Train a child in the way he should go, and when he is old he will not turn from it.

I had the opportunity to have dinner a few weeks ago with some friends I haven’t seen in a long time. Among them were two men who made a tremendous difference in my life as mentors and teachers, back when I was in high school and college. I was so glad I had the opportunity to express to them my gratitude for a gift that ultimately knows no bounds, and has a value beyond estimation. Theirs was the gift of teaching, mentoring, giving an example of Christian manhood, and drawing from me gifts I did not know I had.

Scripture says, Train up a child in the way he should go, and when he is old he will not turn from it (Proverbs 22:6). And I want to say that, to a large degree, I have seen that happen for me. And as I look back over my life, and I think things over, I can truly say that I was blessed with strong men who guided me in the right way. Both of them had their own wife and children, but they were like fathers and mentors to me too.

High School and college were not easy years for me. I had a rebellious streak, as do many young men of that age. And frankly, I was having a tough time with my own father, again, as most young men do. It was during this time that Col. Leonard Loomis (United States Army) encouraged me to join the High School Choir he was organizing in the parish I attended. Not being able to sing well, I balked at the notion but he assured me that a good number of very pretty girls had already signed up, and that sealed the deal, I was in. At that same time I also met Col. Wayne Kastl (United States Air Force) who was the organist and accompanist for the choir. And thus began a journey for me that would ultimately lead to the priesthood.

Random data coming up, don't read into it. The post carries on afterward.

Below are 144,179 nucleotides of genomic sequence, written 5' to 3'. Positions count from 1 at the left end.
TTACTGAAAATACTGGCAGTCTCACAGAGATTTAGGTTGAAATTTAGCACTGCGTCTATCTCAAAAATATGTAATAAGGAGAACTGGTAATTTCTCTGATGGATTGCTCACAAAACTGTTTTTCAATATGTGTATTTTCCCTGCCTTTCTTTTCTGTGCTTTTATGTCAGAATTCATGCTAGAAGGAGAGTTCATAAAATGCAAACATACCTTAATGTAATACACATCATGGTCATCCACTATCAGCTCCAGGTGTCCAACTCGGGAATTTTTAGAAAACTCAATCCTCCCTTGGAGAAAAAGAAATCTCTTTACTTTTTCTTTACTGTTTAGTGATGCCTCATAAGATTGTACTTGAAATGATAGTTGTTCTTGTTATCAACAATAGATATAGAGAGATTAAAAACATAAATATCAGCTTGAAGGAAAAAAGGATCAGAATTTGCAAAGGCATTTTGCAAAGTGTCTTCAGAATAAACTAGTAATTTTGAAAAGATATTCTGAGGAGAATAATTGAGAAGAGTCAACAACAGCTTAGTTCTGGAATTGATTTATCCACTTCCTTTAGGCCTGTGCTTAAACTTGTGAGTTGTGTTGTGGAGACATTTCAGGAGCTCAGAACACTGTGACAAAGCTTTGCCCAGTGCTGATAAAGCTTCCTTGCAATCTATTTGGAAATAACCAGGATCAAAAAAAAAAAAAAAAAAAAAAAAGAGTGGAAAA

I was these two men, along with my Father and also my track coach (who I will mention more specifically in a moment) who ultimately summoned me to manhood. Theirs were the lessons of discipline, responsibility, confidence, meeting challenges, facing down fears, and stepping up and out into life. These were men who called gifts out of me that I never knew I had. In the span of the five years I knew them, I discovered not only musical abilities, but also leadership, and even my own faith.

I cannot say to you that when I joined the choir I even believed in God. I was in something of an angry, agnostic phase, questioning everything, and only going to Church because my mother made me. But through music and witness, a door I had shut, eased opened. Cols. Loomis and Kastl did not only teach music they spoke of the faith that underlay what we sang. And they spoke as men. That was important to me since I had come to see spirituality as a sissified thing (frankly, a lot of it was in the early 1970s, if you ask me). But they modeled Christian manhood in a way that I, a young man could aspire to. And as I learned to trust them, I started to listen. Their words and the power of the music working with God’s grace gradually curbed my anger and clarified my doubts.

They also summoned me and the other members of the choir to discover our gifts and to learn about leadership. Soon enough that had me doing some cantoring. I remember how terrified I was at first, but there’s just something about two military colonels designating a young man leader and telling me I could do it. So I did and eventually mastered it.